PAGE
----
No More Parades is concerned with both World War I and Tietjens attempting to deal with his horrible wife, Sylvia. The first few chapters are there to ground Christopher as a Captain in an army with an important job to do for the war effort. He’s actually a good officer, despite his efforts being constantly undermined and countermanded by various external forces. Despite occasional artillery attacks, he’s not in a great deal of physical danger and the men seem to respect his command. McKechnie is a bit of a wild card, as he’s one of these people who immediately dislikes Tietjens. Perhaps he has his reasons – it seems he is the nephew of one Macmaster – but he is also a wackadoo. He’s also really hung up on being the superior Latinist, and is constantly trying to compete with Tietjens over it. For his part, Christopher is mildly annoyed by this dude, but still cracks off a sonnet in two and a half minutes, so you know, bully for him.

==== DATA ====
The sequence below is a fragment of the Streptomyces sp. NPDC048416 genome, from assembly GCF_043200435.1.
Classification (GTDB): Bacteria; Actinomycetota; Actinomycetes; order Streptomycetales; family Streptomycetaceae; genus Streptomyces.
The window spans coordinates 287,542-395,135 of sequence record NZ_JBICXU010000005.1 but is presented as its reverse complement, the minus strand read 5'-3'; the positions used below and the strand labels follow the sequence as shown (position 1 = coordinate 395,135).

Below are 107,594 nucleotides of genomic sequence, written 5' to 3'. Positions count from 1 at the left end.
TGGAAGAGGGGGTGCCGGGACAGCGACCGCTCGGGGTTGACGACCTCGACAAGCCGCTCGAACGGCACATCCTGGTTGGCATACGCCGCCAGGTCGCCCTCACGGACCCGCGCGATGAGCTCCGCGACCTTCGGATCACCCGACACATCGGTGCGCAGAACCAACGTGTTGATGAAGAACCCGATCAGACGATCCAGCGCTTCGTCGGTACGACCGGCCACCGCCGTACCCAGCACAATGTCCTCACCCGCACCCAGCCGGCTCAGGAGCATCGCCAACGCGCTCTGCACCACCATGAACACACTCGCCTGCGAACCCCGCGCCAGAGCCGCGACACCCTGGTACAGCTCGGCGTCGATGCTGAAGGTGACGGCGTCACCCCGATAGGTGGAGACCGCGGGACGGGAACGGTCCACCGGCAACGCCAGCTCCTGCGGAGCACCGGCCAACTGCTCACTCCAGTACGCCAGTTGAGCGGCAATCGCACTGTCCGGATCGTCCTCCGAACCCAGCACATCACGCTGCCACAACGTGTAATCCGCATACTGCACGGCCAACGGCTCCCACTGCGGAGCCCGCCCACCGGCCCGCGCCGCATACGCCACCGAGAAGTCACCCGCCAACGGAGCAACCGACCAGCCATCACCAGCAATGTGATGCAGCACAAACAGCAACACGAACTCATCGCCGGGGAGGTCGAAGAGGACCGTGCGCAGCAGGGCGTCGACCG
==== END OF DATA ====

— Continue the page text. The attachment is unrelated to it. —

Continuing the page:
Beyond worrying about the state of the war effort, Tietjens also has to contend with his damaged and deeply fucked up home situation. Sylvia, who is in a constant state of war with her husband, has seemingly left him. She won’t divorce, however, because that would a) be conceding the war and b) go against her Catholic upbringing. Since Sylvia won’t divorce, Christopher won’t either, because he’s a fucking gentleman and such things are not done. Meanwhile, Valentine Wannop is totally absent in this book, which is a terrible shame because she’s the best and I love her. While her perspective may be missing in this novel, however, her person still looms large over the narrative. Much mental energy is expended by both Christopher and Sylvia over what Valentine’s very existence even means.